A day after Occupy Columbia protesters returned to the Statehouse, South Carolina legislators debated a bill that would ban camping on the grounds. A House committee passed the camping ban unanimously Thursday. It now goes to the House floor.
Rep. Greg Delleney (R-Chester) said it was an issue of health and safety. “It’s never been appropriate before and we’ve never had to regulate it before,” he told the House Judiciary Committee.
The Budget and Control Board banned camping and sleeping at the Statehouse through emergency regulations back in December, but those temporary regulations have now expired after 90 days. House lawmakers now want to make the ban permanent, voting to pass the legislation on to the full House. It cleared the Senate last week.
Three members of Occupy Columbia were at the meeting. Walid Hakim said the group was being targeted because of its message.
“I can understand they don’t want any liability and they don’t want any security threats, but there weren’t any problems,” Hakim said after the meeting, “This wasn’t about anyone getting hurt or us destroying property. It was about them not caring for our message.”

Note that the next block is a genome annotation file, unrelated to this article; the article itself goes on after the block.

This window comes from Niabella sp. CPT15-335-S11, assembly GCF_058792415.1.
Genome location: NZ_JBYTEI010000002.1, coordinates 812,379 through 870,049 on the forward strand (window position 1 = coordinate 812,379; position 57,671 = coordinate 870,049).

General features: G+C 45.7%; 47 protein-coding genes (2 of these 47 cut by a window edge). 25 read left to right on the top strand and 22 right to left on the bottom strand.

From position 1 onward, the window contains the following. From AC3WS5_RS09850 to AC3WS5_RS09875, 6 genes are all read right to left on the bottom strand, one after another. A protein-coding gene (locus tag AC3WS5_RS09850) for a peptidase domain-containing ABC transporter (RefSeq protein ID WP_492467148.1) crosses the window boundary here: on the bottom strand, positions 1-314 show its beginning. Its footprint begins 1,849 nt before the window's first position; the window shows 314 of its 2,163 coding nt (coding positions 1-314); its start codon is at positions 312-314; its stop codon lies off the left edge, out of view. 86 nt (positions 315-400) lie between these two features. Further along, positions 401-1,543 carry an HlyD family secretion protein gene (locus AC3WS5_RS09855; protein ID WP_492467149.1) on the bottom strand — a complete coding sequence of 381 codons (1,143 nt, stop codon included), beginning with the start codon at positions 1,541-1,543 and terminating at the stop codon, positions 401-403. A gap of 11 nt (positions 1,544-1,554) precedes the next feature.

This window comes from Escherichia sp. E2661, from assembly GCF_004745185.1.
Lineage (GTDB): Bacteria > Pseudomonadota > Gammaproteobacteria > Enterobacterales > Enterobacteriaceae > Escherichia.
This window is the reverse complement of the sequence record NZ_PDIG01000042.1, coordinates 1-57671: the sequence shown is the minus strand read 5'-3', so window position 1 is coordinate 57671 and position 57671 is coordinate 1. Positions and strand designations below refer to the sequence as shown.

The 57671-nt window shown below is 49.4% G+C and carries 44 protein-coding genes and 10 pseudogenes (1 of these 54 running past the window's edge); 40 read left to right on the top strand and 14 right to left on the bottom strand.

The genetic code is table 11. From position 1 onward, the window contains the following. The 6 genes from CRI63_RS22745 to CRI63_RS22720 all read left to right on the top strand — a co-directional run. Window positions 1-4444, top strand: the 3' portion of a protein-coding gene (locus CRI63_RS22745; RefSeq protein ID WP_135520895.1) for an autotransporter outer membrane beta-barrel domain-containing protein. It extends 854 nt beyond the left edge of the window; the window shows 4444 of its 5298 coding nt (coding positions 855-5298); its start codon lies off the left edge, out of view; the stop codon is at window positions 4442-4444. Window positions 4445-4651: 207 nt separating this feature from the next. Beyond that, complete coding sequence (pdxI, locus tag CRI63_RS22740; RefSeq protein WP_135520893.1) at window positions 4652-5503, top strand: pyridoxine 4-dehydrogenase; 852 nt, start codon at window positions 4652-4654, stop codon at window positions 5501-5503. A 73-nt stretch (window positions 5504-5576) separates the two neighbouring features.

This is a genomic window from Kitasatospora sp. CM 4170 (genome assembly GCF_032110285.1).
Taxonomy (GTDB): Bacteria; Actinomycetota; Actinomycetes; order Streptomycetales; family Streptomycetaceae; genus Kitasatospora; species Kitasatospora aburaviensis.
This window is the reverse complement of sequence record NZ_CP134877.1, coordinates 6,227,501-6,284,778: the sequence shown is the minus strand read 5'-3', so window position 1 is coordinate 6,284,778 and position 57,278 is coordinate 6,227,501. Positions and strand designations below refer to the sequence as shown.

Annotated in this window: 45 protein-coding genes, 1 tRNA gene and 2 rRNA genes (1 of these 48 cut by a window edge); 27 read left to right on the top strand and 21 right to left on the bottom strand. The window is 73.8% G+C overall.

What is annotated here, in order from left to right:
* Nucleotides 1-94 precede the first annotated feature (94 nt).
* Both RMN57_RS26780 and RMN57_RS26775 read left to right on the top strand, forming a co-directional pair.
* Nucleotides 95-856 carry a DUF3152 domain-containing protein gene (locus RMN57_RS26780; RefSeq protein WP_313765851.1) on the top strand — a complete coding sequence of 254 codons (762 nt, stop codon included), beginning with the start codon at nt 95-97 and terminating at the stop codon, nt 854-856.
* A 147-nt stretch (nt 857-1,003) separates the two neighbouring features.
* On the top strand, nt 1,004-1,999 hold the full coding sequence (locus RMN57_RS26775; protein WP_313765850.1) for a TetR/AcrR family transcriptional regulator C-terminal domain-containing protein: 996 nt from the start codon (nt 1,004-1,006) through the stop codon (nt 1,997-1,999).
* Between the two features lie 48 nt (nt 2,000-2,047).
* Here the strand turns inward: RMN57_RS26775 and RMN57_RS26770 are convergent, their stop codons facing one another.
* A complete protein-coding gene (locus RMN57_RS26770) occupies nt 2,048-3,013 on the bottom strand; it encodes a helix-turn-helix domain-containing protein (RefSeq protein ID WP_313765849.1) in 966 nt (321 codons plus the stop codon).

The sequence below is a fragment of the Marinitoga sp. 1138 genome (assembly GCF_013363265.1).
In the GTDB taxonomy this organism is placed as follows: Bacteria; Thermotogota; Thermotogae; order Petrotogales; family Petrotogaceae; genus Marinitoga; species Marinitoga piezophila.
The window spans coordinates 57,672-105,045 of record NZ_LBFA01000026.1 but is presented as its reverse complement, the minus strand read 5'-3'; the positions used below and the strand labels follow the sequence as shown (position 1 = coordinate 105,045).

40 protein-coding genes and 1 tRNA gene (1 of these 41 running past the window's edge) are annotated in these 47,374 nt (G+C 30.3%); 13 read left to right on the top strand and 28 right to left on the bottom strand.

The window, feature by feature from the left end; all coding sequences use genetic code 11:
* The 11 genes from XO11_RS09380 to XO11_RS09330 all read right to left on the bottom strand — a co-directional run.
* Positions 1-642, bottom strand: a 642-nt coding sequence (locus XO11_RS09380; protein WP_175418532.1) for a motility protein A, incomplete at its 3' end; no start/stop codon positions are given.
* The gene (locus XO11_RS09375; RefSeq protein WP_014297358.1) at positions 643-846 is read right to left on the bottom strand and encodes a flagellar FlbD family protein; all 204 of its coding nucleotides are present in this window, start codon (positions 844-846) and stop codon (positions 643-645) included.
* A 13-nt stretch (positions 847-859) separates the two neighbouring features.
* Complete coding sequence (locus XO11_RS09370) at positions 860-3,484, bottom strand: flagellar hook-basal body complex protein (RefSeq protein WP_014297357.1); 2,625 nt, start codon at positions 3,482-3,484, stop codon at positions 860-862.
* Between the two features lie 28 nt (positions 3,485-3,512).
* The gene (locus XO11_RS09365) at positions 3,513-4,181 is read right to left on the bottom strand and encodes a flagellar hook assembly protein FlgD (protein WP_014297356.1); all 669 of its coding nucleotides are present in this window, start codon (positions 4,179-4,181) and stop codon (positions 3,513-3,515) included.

But Rep. Rick Quinn (R-Lexington) insists it’s not about message. “Having a protest and just standing up all night waving a sign, those are things that are protests in my mind,” he said, “But taking up residency on the Statehouse grounds isn’t a protest to me.”
A person violating the ban would face a $100 fine and up to 30 days in jail.
House leaders are rushing to pass the bill quickly. Thursday’s meeting came only three hours after a subcommittee met to hear from the public. Traditionally, there is a week between such meetings. It passed the Senate last week.
Due to the legislative process, the bill is not likely to become law for at least another week– no matter how quickly House leaders try to bring it to a vote.
Hakim called the Legislature “incompetent” for seeming to forget about the emergency regulations until the time came for those regs to expire. “They were so against us coming out here… and when they had the opportunity to put into legislation that we could not return, they failed to do that.”
He said protesters will make good use of the extra time they were granted.
“There’s a lot going to be coming,” he said, “Especially with this week that they’ve given us on a silver platter, it’s going to give us an opportunity to re-gather and reorganize and perhaps be a little bit more effective this time around.”